Tron: Legacy is my inner 12-year-old’s favorite movie of the year. It’s a slick, entertaining film, though in some ways a standard, solemn blockbuster. It’s also a rather stunning directorial debut for Joseph Kosinski, who manages to find some moments of visual poetry amidst the sleek, glow-in-the-dark sci-fi aesthetic. The first Tron, directed by Steven Lisberger, flopped upon its release in 1982. It has a fascinating concept but is unsure how far to push its garish kookiness, telling the story of a talented computer programmer (Jeff Bridges) who is sucked into the computer world he helped create for the shady technology company Encom. Built from once cutting-edge computer technology, the effects are no longer special. Indeed, they are now an impediment, but no more so than the collision between the real-world corporate espionage plot and the ugly computer world visuals.

With this late sequel, Kosinski makes the concept as cool as it should have been in the first place. He, along with former Lost writers Edward Kitsis and Adam Horowitz, bring back Jeff Bridges for a film that stands alone, working better than its sequel status. In a prologue we learn that, though Bridges emerged from the computer to become a success in our world, he eventually disappeared, orphaning his young son (Owen Best). This son grows up to be a successful programmer in his own right, and by the time the story proper begins, he wants nothing to do with the company his dad helped create.

Now played by the woodenly earnest Garrett Hedlund, he broods and scowls. Not even pulling a prank on Encom’s Board of Directors brings a smile to his face. Soon enough, he receives a mysterious signal from his dad’s old office and shows up to investigate. Once there, no big surprise, he accidentally ends up inside the computer as well. There he must battle his way out of a gladiator lightshow complete with the Machiavellian maneuverings of programs that have rebelled against the user (also their creator), thus keeping Bridges trapped and exiled for all this time, powerless against the ageless program he made in his own image.

The film is driven forward by its marriage of sleek visuals to an insistent, driving Daft Punk score (a great piece of film scoring). Tron: Legacy is exciting, even in its moments of stasis and vagueness (most likely symptoms of Disney’s attempt to turn Tron into their next big franchise). This is a film of poses and moments, and I found both aspects equally striking. An early moment takes us from a grieving young boy’s bike ride to the angst-filled motorcyclist he becomes, spanning two decades of character development in one elegant cut. Criss-crossing neon beams of energy dot the 3D computer-world landscape, with its towering future-noir buildings and its arenas and highways that serve as stages for glowing spectacle. Later, Bridges will make a dramatic entrance into a tense situation backlit like an electric Jedi. The film is a fluid, shimmering sci-fi sensation, drawing from aesthetic influences like the Star Wars prequels, the Wachowskis’ Speed Racer and Matrix sequels, the blockbuster fussiness of David Fincher’s more fantastical films, and the somberness of Christopher Nolan’s Batmans.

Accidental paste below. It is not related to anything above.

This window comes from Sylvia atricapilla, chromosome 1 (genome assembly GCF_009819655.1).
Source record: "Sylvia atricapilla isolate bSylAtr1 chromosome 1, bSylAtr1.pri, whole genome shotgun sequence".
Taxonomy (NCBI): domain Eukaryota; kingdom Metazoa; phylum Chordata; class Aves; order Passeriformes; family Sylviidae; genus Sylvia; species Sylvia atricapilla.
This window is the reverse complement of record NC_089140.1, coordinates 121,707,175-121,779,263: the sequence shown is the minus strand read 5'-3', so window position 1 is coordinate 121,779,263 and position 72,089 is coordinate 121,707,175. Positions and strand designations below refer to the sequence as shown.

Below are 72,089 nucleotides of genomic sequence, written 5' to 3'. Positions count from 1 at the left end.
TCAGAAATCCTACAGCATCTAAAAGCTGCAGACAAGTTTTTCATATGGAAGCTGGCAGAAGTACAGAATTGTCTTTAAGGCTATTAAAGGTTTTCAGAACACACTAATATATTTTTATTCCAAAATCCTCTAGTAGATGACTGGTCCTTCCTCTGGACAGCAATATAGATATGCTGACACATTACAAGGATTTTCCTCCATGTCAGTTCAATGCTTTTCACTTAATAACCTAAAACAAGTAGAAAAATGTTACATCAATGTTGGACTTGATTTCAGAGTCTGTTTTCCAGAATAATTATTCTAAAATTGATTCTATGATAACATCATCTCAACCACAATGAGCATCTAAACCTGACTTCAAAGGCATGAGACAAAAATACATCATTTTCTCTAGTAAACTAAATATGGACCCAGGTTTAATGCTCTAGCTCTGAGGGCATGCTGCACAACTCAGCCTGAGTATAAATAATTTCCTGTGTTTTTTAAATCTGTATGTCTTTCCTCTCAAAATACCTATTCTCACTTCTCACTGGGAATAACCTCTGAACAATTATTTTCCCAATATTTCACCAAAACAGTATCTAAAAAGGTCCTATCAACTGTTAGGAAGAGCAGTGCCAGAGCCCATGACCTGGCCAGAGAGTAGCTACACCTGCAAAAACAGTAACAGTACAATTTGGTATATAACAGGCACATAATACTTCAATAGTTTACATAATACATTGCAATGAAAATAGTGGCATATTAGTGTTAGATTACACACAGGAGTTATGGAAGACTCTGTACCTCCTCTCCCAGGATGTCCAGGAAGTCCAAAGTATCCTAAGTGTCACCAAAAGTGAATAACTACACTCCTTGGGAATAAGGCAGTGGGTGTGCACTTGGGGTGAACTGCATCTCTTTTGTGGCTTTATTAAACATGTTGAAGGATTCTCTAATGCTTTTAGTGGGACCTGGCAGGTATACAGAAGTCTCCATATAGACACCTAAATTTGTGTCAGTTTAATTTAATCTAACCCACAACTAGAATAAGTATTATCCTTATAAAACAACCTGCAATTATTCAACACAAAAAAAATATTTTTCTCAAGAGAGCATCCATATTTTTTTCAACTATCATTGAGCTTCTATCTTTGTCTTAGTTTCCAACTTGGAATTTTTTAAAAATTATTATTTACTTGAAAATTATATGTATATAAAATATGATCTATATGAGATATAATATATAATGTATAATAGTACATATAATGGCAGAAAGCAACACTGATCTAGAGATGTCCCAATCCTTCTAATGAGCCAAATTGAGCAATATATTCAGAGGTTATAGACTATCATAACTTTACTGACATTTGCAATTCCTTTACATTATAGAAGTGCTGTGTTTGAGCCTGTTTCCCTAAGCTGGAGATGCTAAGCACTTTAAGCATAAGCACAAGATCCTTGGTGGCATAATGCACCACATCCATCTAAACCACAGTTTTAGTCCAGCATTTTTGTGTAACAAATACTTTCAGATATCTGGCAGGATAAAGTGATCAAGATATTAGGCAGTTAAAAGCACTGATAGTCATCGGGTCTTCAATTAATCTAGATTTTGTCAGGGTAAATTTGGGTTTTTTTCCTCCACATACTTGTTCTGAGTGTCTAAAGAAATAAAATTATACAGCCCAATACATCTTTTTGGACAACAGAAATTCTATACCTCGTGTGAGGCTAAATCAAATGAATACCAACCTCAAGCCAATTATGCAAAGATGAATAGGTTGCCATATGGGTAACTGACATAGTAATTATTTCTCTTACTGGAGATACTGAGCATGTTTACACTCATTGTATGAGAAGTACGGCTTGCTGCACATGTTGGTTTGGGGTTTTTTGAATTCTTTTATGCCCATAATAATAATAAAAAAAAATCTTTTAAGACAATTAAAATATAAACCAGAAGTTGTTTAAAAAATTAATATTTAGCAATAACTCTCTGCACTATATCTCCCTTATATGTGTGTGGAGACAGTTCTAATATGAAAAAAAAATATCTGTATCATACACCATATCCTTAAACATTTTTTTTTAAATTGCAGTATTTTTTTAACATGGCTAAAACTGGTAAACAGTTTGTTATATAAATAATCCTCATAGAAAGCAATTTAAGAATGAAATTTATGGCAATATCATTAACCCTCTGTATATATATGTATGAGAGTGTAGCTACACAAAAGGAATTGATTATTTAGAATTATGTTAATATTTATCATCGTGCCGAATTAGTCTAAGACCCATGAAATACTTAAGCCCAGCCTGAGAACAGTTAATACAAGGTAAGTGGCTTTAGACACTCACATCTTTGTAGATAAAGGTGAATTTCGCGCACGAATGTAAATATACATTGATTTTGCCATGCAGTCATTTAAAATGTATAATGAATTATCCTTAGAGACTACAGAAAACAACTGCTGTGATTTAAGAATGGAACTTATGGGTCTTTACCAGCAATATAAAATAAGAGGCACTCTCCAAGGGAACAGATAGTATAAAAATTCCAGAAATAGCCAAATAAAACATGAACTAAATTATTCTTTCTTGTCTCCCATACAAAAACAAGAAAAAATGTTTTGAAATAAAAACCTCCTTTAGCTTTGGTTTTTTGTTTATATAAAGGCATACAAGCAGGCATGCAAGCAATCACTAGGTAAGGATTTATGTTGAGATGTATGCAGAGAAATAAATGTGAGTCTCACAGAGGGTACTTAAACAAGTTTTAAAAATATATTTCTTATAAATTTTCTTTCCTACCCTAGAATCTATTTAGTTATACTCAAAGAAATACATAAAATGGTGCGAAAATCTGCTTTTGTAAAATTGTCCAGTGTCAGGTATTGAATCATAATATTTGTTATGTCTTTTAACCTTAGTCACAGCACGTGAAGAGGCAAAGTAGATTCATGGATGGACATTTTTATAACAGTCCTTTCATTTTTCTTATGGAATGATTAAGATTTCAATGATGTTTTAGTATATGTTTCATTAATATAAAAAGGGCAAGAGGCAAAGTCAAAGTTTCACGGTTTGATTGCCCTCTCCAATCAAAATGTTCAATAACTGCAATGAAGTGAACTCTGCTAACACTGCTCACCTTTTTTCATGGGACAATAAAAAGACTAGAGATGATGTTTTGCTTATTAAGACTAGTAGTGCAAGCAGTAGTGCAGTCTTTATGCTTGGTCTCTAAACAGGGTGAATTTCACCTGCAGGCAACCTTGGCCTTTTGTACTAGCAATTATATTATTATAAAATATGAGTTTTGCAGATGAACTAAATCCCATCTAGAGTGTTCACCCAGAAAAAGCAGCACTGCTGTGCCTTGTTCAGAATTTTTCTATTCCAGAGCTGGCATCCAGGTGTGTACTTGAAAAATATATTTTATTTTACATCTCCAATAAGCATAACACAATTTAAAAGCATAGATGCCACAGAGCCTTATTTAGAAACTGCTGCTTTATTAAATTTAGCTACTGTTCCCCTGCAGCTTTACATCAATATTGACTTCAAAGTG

The leads’ acting is merely functional (yes, even from the dependable Bridges), but the supporting performances are nicely honed pieces of genre work. An early cameo from Cillian Murphy is the most promising of the film’s attempts at sequel setting. Bruce Boxleitner lends some weight to the first-act exposition, reprising his role from the first film. Olivia Wilde struts about in a striking black suit that really pops against her artificial paleness. Michael Sheen brings the only comedy as he strokes a glowing cane and snaps off his snippy dialogue while strutting through his role as a campy nightclub owner. It’s all good fun.

Though hardly revelatory, Tron: Legacy is a refreshing event film that promises no more than it can deliver. It’s an eye-candy spectacle with top-of-the-line effects that manage arresting visuals and an addictive tone amidst the action. The film finds a sleek, cool groove in which to operate. I was pleasantly surprised to find myself so drawn into the pleasing charge of the imagery and sounds, and that my inner 12-year-old was so delighted.